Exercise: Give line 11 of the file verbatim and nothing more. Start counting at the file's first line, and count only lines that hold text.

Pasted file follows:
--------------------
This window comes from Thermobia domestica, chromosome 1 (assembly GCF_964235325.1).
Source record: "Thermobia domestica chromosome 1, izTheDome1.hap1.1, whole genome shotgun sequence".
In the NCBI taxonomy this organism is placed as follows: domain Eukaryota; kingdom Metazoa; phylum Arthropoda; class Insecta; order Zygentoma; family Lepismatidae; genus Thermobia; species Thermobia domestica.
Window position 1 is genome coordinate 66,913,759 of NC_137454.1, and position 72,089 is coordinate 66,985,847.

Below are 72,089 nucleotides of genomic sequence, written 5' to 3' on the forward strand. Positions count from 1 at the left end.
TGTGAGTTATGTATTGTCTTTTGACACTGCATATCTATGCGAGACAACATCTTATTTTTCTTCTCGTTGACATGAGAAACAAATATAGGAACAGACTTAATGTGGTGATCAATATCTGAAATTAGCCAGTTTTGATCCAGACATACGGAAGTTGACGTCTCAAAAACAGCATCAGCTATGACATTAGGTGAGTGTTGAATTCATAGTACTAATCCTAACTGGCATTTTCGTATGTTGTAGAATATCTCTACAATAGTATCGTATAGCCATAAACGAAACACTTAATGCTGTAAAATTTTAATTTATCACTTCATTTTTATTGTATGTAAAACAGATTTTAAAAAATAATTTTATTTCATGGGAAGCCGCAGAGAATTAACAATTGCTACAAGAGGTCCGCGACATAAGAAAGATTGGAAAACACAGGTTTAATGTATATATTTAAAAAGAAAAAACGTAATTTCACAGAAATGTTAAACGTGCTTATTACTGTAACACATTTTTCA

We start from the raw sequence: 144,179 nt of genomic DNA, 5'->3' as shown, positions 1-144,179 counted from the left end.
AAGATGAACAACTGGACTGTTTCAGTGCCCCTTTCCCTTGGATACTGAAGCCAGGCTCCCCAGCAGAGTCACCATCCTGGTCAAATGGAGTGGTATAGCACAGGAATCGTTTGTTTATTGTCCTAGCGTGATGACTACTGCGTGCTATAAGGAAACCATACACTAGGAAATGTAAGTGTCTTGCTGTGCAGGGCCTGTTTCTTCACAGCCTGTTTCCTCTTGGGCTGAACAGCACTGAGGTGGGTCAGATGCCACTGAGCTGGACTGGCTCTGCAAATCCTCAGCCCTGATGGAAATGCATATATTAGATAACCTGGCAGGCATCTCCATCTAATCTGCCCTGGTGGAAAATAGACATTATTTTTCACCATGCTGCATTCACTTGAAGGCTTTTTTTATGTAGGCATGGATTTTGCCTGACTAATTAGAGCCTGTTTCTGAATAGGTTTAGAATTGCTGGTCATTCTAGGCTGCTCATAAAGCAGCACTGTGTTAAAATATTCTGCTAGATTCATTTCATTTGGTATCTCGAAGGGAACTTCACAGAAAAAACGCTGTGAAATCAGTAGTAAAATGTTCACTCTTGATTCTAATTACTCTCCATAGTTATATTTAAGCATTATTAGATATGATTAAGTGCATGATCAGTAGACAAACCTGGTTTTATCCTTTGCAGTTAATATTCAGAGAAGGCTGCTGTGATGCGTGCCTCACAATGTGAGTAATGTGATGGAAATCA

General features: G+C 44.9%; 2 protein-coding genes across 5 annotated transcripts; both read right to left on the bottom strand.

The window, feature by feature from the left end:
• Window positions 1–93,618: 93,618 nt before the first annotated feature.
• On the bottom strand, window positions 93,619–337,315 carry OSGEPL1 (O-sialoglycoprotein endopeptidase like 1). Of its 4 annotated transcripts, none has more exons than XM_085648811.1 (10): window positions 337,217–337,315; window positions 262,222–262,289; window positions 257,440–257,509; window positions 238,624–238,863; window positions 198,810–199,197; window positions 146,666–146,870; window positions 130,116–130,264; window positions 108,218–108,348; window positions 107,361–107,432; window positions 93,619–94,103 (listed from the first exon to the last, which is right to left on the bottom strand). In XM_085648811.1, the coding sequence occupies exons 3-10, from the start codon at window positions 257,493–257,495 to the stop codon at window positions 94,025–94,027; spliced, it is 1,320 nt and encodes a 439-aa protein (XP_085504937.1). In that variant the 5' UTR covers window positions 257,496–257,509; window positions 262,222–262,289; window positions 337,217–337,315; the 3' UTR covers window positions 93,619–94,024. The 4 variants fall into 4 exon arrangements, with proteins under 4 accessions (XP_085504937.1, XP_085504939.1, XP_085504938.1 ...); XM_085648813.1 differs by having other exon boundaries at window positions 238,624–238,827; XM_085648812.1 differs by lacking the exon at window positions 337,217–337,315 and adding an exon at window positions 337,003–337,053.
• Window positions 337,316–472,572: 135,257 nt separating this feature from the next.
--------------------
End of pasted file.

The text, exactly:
• Window positions 1–93,618: 93,618 nt before the first annotated feature.